Bayou Belle Noire

The sawgrass parted grudgingly,
bowing and sighing in the airboat’s hot wind,
like an ageing racer’s heart braking on empty.
Flat-snouted bonefish boats
skimming west in the sunset
rolled half-hearted
half waves at the airboat’s wake.

The woman flexed heading the bow around,
losing two pounds in ten minutes in the late sun,
steam rising from her blue-black, lank hair.
Biceps tensed short arms muscled under fat
rendering her grace under tire
shaped back butt and candle — bookends
of over indulgent cooking.

Alligators near the shore quietly ignored
her approach until the moment day
fell overboard and drowned in the night.
Frogs took up the rant of backcountry preachers
buried as often as needed in a land
where water forgot to mind its manners.

Absent of love or any of its facsimiles,
her eyes adjusted fast and her slab hands
caught mosquito patrols phlat footed,
her bare arms flailing a dark so redolent
of dead fish she could taste its gumbo hunger.

Fish she’d stalked lay stunned or dead
in the broken-lid coolbox where she’d dumped
them during the afternoon — hard work in a haunting stalk,
poling the airboat through sawgrass hedges,
betting on the small pools of open water out of sight
from Cat Channel’s visible tides.

Flies buzzed off in the dark.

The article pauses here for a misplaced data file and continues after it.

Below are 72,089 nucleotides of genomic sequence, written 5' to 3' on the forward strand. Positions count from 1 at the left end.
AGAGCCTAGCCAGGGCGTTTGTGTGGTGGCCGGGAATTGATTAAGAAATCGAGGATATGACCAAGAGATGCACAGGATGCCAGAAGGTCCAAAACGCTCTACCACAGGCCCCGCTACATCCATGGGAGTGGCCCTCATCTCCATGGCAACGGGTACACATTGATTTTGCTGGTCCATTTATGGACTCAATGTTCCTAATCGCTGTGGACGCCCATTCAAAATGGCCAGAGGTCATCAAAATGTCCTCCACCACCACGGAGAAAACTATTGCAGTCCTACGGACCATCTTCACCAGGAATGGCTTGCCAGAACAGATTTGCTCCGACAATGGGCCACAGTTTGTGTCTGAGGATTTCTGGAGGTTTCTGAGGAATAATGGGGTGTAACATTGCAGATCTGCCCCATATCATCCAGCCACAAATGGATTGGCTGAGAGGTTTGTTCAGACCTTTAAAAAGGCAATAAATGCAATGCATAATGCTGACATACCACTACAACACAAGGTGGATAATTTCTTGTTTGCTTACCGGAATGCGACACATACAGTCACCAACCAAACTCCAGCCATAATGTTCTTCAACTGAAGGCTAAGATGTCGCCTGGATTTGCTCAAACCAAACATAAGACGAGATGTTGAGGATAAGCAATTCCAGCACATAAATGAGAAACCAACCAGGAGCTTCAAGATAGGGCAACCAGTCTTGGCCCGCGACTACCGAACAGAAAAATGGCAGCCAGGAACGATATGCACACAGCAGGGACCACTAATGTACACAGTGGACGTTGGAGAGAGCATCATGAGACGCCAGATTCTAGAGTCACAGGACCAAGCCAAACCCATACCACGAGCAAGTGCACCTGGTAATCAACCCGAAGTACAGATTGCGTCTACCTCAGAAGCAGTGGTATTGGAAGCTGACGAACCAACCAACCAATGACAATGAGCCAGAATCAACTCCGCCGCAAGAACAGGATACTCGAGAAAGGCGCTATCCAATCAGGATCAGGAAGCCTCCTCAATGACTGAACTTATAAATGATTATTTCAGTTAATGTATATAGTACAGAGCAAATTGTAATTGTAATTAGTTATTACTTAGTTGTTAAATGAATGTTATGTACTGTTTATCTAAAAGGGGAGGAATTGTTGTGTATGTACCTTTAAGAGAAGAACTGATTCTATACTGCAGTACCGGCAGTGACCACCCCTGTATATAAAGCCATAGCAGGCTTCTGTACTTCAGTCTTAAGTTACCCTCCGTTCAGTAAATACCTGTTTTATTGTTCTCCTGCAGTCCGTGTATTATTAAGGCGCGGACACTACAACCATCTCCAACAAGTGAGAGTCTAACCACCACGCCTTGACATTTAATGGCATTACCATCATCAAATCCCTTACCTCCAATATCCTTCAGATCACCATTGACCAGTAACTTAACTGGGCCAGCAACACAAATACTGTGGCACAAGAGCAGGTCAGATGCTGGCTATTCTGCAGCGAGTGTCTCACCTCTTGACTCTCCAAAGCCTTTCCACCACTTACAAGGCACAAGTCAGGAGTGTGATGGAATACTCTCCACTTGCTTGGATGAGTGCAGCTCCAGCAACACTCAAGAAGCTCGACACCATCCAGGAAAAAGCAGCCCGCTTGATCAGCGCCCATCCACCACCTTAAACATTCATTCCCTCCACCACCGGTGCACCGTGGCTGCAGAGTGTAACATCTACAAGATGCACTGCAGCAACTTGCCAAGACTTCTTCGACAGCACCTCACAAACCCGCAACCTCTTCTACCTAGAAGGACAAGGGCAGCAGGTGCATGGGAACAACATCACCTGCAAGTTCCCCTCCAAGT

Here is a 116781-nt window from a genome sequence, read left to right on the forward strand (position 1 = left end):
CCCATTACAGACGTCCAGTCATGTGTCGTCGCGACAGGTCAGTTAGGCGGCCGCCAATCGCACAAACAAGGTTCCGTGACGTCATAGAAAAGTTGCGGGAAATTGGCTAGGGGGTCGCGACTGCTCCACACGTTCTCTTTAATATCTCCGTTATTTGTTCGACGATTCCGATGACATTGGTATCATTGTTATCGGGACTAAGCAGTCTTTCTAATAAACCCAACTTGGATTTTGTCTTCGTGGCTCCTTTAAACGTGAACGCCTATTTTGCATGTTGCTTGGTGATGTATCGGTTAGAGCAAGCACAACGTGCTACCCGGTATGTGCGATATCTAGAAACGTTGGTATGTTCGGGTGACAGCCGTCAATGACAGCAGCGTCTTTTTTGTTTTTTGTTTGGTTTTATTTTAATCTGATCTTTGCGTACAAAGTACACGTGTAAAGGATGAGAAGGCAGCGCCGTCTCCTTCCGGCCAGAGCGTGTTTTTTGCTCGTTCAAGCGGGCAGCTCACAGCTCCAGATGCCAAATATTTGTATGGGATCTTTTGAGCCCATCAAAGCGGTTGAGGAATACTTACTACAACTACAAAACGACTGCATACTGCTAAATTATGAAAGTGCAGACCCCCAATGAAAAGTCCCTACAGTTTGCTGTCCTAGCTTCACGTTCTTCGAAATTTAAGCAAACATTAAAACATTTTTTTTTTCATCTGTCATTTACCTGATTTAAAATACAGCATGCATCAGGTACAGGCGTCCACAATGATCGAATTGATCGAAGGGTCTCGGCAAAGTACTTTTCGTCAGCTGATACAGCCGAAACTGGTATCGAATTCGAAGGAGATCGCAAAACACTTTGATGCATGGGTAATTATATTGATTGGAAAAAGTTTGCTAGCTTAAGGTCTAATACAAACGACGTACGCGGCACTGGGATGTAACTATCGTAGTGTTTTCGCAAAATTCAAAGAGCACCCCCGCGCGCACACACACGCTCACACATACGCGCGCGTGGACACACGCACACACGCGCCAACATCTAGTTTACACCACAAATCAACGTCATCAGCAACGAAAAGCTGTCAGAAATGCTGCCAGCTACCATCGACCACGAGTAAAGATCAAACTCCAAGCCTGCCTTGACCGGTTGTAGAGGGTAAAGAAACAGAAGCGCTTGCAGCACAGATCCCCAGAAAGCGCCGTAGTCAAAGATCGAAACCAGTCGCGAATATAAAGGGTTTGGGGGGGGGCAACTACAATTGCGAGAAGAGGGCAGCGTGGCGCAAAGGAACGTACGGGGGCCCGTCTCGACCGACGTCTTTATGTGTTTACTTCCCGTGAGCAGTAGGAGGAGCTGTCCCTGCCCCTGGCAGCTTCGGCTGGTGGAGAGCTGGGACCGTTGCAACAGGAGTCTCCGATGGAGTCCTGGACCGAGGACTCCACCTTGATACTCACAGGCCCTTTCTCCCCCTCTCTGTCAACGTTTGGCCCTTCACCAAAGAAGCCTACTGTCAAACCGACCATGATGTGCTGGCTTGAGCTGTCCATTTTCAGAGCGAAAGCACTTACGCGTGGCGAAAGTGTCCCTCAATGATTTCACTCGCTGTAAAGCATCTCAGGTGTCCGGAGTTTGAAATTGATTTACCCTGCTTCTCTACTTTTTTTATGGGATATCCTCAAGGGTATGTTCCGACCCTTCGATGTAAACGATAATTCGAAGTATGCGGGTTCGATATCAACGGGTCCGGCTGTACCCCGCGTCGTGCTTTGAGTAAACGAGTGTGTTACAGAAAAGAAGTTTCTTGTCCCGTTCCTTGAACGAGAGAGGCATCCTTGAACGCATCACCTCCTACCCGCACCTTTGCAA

The fish they had blackened
poached in preternatural pails
of moonlight so thin it razored
hearts worse than Al Catalano
when he cut a mean figure there
in the parish before caching it
in peace, in pieces, in the coolbox.

Al waited, his hair white
among other whites, just passed-fors
each hoping to escape screened porch
to sag soft-thundering down and
hang soul-grab distance from rust pegs
that supported the coolbox door
broken off all those lost years back
when it mattered, when he used it.

Used it to hide hideous hide
and whatnot of rivals for her
tendrils, tenderness and tacit
acceptance of whoever smiled
her direction lamps into warm
heat, blew not out but encouraged
lymph light into boys’ shy places
forgotten since called up to preach.

On course to the cabin, she hesitated,
three hundred yards and four light-years
from Al, black-parched
in thin quartered light drawn back now
to conceal more than show why she
once caught his hard when it still beat
in minor-key measures each time
she entered his bar, sinister.

The bayou airboat bumped the pilings,
shaking mildew spores, beetles and breakfast crumbs
across the dank dark porch floor downhill
to meet her, landing with soft plops
heard mostly by midges. Black mud
from her boots mashed out arrival,
the only one Al had for years,
avoiding passed sentence for life.

Ripe fish raw thrown up the landing,
watery with waste from tired days
exhausted doing nothing hard,
she followed with line in right hand
and fish knife winking a greeting to
Catalano from the left one.
No words spoken, needs all long gone,
bound up tight: good taxidermy.

Al hung in his chair as he now
always would, tanned to near iron wood
by loosed elements of passion
in bayou protocols where boys
killed men to protect their rights, and girls
smooth like her retaliated:
keeping their lovers hooked, tame, tanned
where black waters ripple. Her home.

4 thoughts on “Bayou Belle Noire

  1. I am one of your presumably few readers who, like you, knew Al Catalano. Nice poem; rings true.

    Henry

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